Brian Friel's version of Ibsen's Hedda Gabler premiered at the Gate Theatre, Dublin, in September 2008, to celebrate the theatre's birthday, eighty years after the Gate's inaugural production of Ibsen's Peer Gynt.
Henrik Ibsen (1828-1906), Norwegian poet and playwright, was one of the shapers of modern theatre, who tempered naturalism with an understanding of social responsibility and individual psychology. His earliest major plays, Brand (1866) and Peer Gynt (1867), were large-scale verse dramas, but with Pillars of the Community (1877) he began to explore contemporary issues. There followed A Doll's House (1879), Ghosts (1881) and An Enemy of the People (1882). A richer understanding of the complexity of human impulses marks such later works as The Wild Duck (1885), Rosmersholm (1886), Hedda Gabler (1890) and The Master Builder (1892), while the imminence of mortality overshadows his last great plays, John Gabriel Borkman (1896) and When We Dead Awaken (1899).
Brian Friel was born in County Tyrone in 1929. He died in County Donegal on 2 October 2015.
With her assertion that she is 'first and foremost a human being', Nora Helmer sent shockwaves throughout Europe when she appeared in Ibsen's greatest and most famous play, A Doll's House. Depicting one woman's struggle to be treated as a rational human being, and not merely a wife, mother or fragile doll, the play changed the course of theatrical history and sparked debates worldwide about the roles of men and women in society. Ibsen's follow-up Ghosts was no less radical, with its unrelenting investigation into religious hypocrisy, family secrets and sexual double-dealing. These two masterpieces are accompanied here by The Pillars of Society and An Enemy of the People, both set in Norwegian coastal towns and exploring the tensions and dark compromises at the heart of society.
The new Penguin series of Ibsen's major plays offer the best available editions in English, under the general editorship of Tore Rem. All the plays have been freshly translated by the best modern translators and are based on the recently published, definitive Norwegian edition of Ibsen's works. They include new introductions and editorial apparatus by leading scholars.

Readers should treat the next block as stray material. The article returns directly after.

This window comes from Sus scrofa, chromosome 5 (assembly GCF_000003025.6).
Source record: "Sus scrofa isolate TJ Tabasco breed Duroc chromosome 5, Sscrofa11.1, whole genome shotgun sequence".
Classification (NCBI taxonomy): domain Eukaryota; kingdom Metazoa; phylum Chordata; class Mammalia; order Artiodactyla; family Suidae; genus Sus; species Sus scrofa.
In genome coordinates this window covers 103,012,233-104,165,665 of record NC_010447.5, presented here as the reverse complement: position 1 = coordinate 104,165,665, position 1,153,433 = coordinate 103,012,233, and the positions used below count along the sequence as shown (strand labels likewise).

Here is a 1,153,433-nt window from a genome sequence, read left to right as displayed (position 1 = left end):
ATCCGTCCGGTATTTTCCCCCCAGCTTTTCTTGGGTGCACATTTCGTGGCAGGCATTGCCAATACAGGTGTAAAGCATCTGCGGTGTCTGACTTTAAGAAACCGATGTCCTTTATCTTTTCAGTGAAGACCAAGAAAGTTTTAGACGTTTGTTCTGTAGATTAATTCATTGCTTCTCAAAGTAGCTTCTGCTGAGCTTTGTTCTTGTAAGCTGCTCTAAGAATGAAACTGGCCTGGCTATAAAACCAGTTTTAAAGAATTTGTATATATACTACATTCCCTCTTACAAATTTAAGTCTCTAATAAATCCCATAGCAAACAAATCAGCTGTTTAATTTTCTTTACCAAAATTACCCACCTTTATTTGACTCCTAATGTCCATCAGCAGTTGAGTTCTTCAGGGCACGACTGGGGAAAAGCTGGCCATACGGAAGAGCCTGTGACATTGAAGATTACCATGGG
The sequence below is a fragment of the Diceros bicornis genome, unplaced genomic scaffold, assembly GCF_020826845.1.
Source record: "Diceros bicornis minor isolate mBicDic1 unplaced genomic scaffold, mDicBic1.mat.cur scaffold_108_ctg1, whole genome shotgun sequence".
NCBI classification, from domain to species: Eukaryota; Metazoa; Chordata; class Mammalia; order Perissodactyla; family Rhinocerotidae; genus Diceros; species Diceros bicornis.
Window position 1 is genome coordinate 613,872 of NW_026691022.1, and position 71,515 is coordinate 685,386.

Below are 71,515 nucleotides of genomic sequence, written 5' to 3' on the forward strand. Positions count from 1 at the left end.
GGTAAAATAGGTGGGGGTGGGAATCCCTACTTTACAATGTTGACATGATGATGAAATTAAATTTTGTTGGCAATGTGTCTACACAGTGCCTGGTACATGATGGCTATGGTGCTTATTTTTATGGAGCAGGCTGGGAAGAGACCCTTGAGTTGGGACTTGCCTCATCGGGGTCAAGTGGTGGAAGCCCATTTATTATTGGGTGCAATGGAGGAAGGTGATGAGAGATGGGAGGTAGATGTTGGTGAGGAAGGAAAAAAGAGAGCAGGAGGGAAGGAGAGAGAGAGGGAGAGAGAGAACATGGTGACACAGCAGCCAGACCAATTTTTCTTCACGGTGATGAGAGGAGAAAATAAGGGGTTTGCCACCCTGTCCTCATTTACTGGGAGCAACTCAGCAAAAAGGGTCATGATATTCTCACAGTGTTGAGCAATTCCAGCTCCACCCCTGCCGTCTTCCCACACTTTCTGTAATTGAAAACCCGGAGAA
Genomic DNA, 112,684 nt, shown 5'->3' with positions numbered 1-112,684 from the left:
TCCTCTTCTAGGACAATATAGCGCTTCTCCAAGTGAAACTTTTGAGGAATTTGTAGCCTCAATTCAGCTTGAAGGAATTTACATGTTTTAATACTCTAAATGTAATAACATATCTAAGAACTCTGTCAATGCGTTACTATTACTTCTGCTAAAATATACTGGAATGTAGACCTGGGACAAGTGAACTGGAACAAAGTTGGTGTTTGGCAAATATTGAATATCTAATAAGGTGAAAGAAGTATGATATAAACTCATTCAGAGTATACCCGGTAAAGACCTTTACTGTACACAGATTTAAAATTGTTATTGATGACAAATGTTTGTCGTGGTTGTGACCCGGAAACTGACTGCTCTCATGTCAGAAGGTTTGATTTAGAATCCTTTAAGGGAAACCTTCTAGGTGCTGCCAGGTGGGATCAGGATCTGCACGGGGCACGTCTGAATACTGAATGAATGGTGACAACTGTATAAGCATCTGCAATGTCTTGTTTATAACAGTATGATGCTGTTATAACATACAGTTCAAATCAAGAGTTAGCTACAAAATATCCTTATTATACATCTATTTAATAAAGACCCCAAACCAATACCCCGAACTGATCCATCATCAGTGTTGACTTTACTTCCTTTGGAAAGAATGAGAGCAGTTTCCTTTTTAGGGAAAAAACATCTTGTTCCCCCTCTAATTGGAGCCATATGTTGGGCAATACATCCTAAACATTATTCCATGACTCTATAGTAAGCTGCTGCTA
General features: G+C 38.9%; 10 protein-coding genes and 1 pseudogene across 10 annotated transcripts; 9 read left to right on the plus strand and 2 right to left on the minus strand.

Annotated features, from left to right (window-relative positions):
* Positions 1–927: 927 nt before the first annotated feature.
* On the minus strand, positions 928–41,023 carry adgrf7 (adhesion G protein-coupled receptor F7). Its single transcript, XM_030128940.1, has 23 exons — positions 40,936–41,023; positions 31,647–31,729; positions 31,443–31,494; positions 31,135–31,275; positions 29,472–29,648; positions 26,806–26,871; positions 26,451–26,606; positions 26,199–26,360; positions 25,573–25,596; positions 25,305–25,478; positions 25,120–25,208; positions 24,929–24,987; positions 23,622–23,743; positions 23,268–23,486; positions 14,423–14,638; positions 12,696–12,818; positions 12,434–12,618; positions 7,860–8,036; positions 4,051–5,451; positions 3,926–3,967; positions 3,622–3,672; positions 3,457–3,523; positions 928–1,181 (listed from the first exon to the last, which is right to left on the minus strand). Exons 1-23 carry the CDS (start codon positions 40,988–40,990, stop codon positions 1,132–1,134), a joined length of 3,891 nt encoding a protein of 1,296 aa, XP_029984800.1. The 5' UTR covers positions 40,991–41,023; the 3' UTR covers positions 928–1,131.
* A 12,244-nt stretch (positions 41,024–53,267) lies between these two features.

Not staged since its Broadway premiere starring Ruth Gordon in 1937, the first-ever publication of this adaptation of Henrik Ibsen's classic drama is revitalized through the shrewd lens of American drama master, Thornton Wilder. With his famous, clarifying dialogue, Wilder uproots this classic from Norway and funnels it through an American lens. The marriage of Ibsen's famed naturalistic style melds with Wilder's knack for emotional nuance to create a rich, demonstrative edition of the revered standard A Doll's House.
Henrik Ibsen has often been referred to as the father of realistic drama. The Norwegian playwright is best known for his major works Brand, Peer Gynt, Emperor and Galilean, A Doll's House, Ghosts, An Enemy of the People, The Wild Duck, Hedda Gabler, and The Master Builder.
Thornton Wilder was an accomplished novelist and playwright in the twentieth century. Two of his four major plays garnered Pulitzer Prizes, Our Town (1938) and The Skin of Our Teeth (1943). His play The Matchmaker was later adapted into the record-breaking musical Hello, Dolly! The Bridge of San Luis Rey, one of his seven novels, won the Pulitzer Prize in 1928, and his next-to-last novel, The Eighth Day received the National Book Award (1968). Our Town continues to be the most produced American play in the world.